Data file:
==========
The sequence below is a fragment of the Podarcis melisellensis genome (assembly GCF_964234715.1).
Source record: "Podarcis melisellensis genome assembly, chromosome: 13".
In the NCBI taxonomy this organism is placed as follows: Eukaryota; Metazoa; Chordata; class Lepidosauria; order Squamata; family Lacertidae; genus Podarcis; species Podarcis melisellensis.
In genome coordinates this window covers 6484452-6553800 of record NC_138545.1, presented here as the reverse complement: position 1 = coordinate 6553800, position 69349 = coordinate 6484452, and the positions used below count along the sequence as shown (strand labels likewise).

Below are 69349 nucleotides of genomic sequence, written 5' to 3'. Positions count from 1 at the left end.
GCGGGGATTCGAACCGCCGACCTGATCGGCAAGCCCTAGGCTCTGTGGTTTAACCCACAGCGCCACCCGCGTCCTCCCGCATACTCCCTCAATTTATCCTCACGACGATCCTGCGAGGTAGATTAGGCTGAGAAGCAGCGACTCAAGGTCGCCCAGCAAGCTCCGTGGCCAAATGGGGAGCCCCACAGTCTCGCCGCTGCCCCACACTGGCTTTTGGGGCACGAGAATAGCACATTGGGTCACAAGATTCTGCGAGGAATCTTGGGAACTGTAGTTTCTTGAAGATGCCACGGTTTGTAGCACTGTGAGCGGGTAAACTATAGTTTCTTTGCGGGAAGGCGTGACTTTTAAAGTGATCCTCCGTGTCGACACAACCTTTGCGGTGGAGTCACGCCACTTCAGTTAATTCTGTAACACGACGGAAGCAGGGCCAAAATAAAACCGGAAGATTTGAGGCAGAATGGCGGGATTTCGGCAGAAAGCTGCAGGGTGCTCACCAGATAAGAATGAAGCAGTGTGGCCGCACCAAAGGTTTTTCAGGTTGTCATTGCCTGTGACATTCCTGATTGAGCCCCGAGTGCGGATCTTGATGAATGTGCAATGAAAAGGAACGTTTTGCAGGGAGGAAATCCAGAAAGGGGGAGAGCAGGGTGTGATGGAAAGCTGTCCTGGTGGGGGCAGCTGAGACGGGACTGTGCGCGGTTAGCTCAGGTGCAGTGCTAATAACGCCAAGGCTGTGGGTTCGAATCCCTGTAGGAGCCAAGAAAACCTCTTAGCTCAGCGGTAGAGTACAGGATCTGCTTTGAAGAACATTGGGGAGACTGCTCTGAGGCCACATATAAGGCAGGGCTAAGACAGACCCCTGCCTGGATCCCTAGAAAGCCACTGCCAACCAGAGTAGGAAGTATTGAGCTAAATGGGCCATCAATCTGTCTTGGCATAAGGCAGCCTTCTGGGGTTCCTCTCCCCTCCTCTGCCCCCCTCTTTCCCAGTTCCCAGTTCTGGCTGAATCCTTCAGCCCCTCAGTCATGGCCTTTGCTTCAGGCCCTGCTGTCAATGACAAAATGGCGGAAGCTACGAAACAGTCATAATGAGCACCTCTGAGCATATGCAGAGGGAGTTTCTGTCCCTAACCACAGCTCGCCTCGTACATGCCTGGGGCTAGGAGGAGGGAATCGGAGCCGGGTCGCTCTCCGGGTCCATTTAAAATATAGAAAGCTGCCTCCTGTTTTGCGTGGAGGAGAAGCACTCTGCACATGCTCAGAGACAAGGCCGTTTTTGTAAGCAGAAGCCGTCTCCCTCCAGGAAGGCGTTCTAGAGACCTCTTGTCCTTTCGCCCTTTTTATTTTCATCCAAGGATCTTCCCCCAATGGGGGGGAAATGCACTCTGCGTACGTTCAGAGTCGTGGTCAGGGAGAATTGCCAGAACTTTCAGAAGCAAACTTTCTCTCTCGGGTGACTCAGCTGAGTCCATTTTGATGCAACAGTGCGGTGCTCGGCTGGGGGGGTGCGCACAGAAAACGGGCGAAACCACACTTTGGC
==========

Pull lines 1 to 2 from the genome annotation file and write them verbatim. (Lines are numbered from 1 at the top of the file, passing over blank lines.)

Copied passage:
The sequence below is a fragment of the Podarcis melisellensis genome (assembly GCF_964234715.1).
Source record: "Podarcis melisellensis genome assembly, chromosome: 13".